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I have an inductively defined type of expressions:

Inductive Expr {v:Type} : Type :=
| ExprVar (var:v)
| ExprZero
| ExprOne
| ExprPlus (e1 e2 : Expr)
| ExprTimes (e1 e2 : Expr).

Along with a Semiring is a typeclass:

Class Semiring d : Type :=
{
  Zero : d;
  One : d;
  Add : d -> d -> d;
  Mul : d -> d -> d;
  AddId : forall a : d, Add a Zero = a;
  AddComm : forall a b : d, Add a b = Add b a;
  AddAssoc : forall a b c : d, Add a (Add b c) = Add (Add a b) c;
  MulId : forall a : d, Mul a One = a;
  MulComm : forall a b : d, Mul a b = Mul b a;
  MulAssoc : forall a b c : d, Mul a (Mul b c) = Mul (Mul a b) c;
  MulDistr : forall a b c : d, Mul a (Add b c) = Add (Mul a b) (Mul a c)
}.

And an inductively defined structure preserving property of functions between semirings, defined with a universal quantifier over elements x and y of the semiring:

Inductive Semi_Hom {A B : Type} {sra:Semiring A} {srb:Semiring B} (h : A -> B) : Prop :=
| h_hom : forall (x y:A),
          h Zero = Zero ->
          h One = One ->
          h (Add x y) = Add (h x) (h y) ->
          h (Mul x y) = Mul (h x) (h y) -> Semi_Hom h.

I would like to prove the equivalence of two evaluation functions given said property:

Fixpoint evalExpr' {v : Type}
                   {srd:Semiring v}
                   (e : @Expr v) : v :=
  match e with
  | ExprVar x => x
  | ExprZero => Zero
  | ExprOne => One
  | ExprPlus e1 e2 => Add (evalExpr' e1) (evalExpr' e2)
  | ExprTimes e1 e2 => Mul (evalExpr' e1) (evalExpr' e2)
  end.

Fixpoint evalExpr {v d : Type}
                  {srd:Semiring d}
                  (var : v -> d)
                  (e : @Expr v) : d :=
  match e with
  | ExprVar x => var x
  | ExprZero => Zero
  | ExprOne => One
  | ExprPlus e1 e2 => Add (evalExpr var e1) (evalExpr var e2)
  | ExprTimes e1 e2 => Mul (evalExpr var e1) (evalExpr var e2)
  end.

Theorem expr_eval_equivalence :
  forall {v d:Type} {srv:Semiring v} {srd:Semiring d},
  forall (var:v -> d) (e:@Expr v),
  Semi_Hom var -> var (evalExpr' e) = evalExpr var e.
Proof.
  intros v d srv srd var e shv.
  destruct shv as [x y var_preserves_zero var_preserves_one
                       var_preserves_add var_preserves_mul].
  induction e as [ | | | e1 IHe1 e2 IHe2 | e1 IHe1 e2 IHe2].
  - reflexivity.
  - simpl. apply var_preserves_zero.
  - simpl. apply var_preserves_one.
  - simpl. rewrite <- IHe1. rewrite <- IHe2.
    (* stuck! *)

I am left with the following proof state:

  v : Type
  d : Type
  srv : Semiring v
  srd : Semiring d
  var : v -> d
  e1, e2 : Expr
  x, y : v
  var_preserves_zero : var Zero = Zero
  var_preserves_one : var One = One
  var_preserves_add : var (Add x y) = Add (var x) (var y)
  var_preserves_mul : var (Mul x y) = Mul (var x) (var y)
  IHe1 : var (evalExpr' e1) = evalExpr var e1
  IHe2 : var (evalExpr' e2) = evalExpr var e2
  ============================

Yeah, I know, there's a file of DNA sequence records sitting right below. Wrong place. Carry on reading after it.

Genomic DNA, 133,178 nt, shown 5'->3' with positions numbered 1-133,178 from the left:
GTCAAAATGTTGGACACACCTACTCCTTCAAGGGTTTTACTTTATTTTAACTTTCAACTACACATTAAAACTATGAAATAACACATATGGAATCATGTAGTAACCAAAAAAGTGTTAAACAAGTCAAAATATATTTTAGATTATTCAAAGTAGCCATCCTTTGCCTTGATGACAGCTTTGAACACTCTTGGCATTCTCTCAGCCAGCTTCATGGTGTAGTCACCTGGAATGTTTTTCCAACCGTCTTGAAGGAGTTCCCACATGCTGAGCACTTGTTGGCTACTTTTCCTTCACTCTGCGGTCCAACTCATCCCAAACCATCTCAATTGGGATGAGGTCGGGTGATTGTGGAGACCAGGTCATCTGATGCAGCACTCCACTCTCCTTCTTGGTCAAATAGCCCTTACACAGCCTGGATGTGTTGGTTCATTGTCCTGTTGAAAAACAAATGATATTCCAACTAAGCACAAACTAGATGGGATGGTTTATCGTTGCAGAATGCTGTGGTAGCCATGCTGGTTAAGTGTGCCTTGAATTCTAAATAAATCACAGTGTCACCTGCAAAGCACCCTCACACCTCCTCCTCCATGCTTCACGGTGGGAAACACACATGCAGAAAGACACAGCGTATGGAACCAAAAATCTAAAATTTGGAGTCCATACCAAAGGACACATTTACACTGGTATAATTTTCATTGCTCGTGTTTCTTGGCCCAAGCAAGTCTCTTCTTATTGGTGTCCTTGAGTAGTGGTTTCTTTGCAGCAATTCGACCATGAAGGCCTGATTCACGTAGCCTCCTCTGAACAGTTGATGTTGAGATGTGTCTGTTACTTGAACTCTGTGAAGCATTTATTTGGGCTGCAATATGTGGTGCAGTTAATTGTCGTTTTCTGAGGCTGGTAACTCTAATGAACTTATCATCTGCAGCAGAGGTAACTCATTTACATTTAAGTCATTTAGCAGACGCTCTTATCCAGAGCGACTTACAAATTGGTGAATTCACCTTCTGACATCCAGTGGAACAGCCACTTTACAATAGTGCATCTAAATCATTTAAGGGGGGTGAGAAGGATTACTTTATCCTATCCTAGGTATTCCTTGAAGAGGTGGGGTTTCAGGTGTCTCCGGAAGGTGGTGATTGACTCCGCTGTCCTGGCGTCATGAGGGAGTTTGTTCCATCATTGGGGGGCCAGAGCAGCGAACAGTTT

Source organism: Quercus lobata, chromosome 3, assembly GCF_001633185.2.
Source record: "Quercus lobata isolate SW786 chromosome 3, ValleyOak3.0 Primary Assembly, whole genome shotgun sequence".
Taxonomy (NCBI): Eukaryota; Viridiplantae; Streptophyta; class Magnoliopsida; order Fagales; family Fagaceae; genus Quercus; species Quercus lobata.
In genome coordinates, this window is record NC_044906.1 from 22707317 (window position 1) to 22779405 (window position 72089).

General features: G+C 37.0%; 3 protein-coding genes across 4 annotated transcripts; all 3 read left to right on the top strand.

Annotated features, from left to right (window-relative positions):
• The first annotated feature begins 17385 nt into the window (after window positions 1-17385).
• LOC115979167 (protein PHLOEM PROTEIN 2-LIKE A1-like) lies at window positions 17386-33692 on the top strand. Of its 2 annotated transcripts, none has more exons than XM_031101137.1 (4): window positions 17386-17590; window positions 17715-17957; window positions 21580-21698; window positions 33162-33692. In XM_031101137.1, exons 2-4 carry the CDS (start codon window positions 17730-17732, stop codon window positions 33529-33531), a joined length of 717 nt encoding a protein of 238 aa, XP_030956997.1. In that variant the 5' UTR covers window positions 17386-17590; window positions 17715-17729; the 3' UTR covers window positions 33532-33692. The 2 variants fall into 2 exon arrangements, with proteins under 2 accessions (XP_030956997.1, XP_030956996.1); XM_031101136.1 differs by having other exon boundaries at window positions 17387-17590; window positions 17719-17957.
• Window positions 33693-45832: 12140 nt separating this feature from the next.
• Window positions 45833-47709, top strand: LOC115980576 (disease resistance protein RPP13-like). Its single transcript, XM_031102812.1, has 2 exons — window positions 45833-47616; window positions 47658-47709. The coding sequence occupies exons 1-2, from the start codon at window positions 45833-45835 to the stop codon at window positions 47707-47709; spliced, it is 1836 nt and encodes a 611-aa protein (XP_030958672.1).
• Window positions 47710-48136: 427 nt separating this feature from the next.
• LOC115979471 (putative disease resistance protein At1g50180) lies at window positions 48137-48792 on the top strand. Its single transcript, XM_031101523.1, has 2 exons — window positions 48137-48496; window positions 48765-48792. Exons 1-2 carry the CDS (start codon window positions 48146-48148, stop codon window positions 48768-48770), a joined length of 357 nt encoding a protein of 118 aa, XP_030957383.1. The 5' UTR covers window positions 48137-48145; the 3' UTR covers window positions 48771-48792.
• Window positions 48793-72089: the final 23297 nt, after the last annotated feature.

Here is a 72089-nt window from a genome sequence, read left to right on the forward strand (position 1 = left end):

var (Add (evalExpr' e1) (evalExpr' e2))
    = Add (var (evalExpr' e1)) (var (evalExpr' e2))

Now I would really like to specialize the x and y variables to evalExpr' e1 and evalExpr' e2 for them to be useful; how would I go about this? I tried shifting the variables back into the goal with generalize dependent,

  v : Type
  d : Type
  srv : Semiring v
  srd : Semiring d
  var : v -> d
  e1, e2 : Expr
  var_preserves_zero : var Zero = Zero
  var_preserves_one : var One = One
  IHe1 : var (evalExpr' e1) = evalExpr var e1
  IHe2 : var (evalExpr' e2) = evalExpr var e2
  ============================
  forall y x : v,
  var (Add x y) = Add (var x) (var y) ->
  var (Mul x y) = Mul (var x) (var y) ->
  var (Add (evalExpr' e1) (evalExpr' e2))
    = Add (var (evalExpr' e1)) (var (evalExpr' e2))

but I cannot find a tactic that would let me introduce these with the right instance. I could've sworn I saw a mechanism like that somewhere in Software Foundations but I cannot find it now.

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  • $\begingroup$ Can you give us enough context to be able to execute your code? In particular, the definition of Semiring and the typeclasses/notations/canonical structures setup to be able to go through your definition of Semihom? $\endgroup$ Commented Sep 1, 2023 at 9:41
  • $\begingroup$ Of course, I will put in some more context, sorry. I'm not sure how to make it a little more concise unfortunately. $\endgroup$ Commented Sep 1, 2023 at 15:05

1 Answer 1

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The issue comes from your definition of semi-ring morphism. It does not say that a semi-ring homomorphism preserves addition, but rather that there exists some unspecified x,y for which addition is preserved. You can see that in the following:

Require Import Nat Lia.

#[global] Instance semi_nat : Semiring nat.
Proof.
  exists 0 1 add mul.
  all: intros ; lia.
Defined.

Definition h (n : nat) : nat :=
  match n with
  | 0 => 0
  | S _ => 1
  end.

Lemma weird : Semi_Hom h.
Proof.
  exists 0 0.
  all: reflexivity.
Qed.

but of course h is not a semiring morphism…

The definition you want for semi-ring morphism is probably the following:

Class Semi_Hom {A B : Type} {sra:Semiring A} {srb:Semiring B} (h : A -> B) : Prop :=
{
  zero_hom : h Zero = Zero ;
  one_hom : h One = One ;
  add_hom x y : h (Add x y) = Add (h x) (h y) ;
  mul_hom x y : h (Mul x y) = Mul (h x) (h y)
}.
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  • $\begingroup$ This solves my usecase, thank you very much! Maybe I'm taking forall a little too literally here $\endgroup$ Commented Sep 1, 2023 at 16:08
  • 1
    $\begingroup$ You just have to be careful how you parenthesize: forall x y, Add (h x) (h y) = h (Add x y) -> Semi_hom h is not the same as (forall x y, Add (h x) (h y) = h (Add x y)) -> Semi_hom h. $\endgroup$ Commented Sep 1, 2023 at 16:22
  • $\begingroup$ That is a very useful tip actually, thank you $\endgroup$ Commented Sep 1, 2023 at 16:37

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